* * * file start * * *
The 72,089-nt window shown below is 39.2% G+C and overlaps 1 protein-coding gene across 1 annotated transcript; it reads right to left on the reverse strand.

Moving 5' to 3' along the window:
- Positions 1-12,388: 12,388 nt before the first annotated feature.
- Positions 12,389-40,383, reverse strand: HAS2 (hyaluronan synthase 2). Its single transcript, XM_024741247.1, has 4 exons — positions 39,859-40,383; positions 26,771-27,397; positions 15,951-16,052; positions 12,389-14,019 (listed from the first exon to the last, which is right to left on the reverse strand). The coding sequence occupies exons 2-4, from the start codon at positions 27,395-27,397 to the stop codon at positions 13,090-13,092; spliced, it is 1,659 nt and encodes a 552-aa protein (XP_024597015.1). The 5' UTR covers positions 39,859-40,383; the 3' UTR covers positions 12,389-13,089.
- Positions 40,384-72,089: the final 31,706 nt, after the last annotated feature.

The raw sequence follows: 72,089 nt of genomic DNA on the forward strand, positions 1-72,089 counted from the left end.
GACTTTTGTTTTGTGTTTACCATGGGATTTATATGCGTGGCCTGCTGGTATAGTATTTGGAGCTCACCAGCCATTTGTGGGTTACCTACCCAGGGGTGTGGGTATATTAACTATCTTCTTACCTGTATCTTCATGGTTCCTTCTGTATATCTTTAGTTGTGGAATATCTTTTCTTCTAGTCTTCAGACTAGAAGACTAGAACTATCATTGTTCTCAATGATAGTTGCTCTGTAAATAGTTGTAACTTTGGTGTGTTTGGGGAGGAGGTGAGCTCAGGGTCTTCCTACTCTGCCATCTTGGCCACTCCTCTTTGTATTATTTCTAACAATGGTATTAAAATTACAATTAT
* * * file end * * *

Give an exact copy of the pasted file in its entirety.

The 72,089-nt window shown below is 39.2% G+C and overlaps 1 protein-coding gene across 1 annotated transcript; it reads right to left on the reverse strand.

Moving 5' to 3' along the window:
- Positions 1-12,388: 12,388 nt before the first annotated feature.
- Positions 12,389-40,383, reverse strand: HAS2 (hyaluronan synthase 2). Its single transcript, XM_024741247.1, has 4 exons — positions 39,859-40,383; positions 26,771-27,397; positions 15,951-16,052; positions 12,389-14,019 (listed from the first exon to the last, which is right to left on the reverse strand). The coding sequence occupies exons 2-4, from the start codon at positions 27,395-27,397 to the stop codon at positions 13,090-13,092; spliced, it is 1,659 nt and encodes a 552-aa protein (XP_024597015.1). The 5' UTR covers positions 39,859-40,383; the 3' UTR covers positions 12,389-13,089.
- Positions 40,384-72,089: the final 31,706 nt, after the last annotated feature.

The raw sequence follows: 72,089 nt of genomic DNA on the forward strand, positions 1-72,089 counted from the left end.
GACTTTTGTTTTGTGTTTACCATGGGATTTATATGCGTGGCCTGCTGGTATAGTATTTGGAGCTCACCAGCCATTTGTGGGTTACCTACCCAGGGGTGTGGGTATATTAACTATCTTCTTACCTGTATCTTCATGGTTCCTTCTGTATATCTTTAGTTGTGGAATATCTTTTCTTCTAGTCTTCAGACTAGAAGACTAGAACTATCATTGTTCTCAATGATAGTTGCTCTGTAAATAGTTGTAACTTTGGTGTGTTTGGGGAGGAGGTGAGCTCAGGGTCTTCCTACTCTGCCATCTTGGCCACTCCTCTTTGTATTATTTCTAACAATGGTATTAAAATTACAATTAT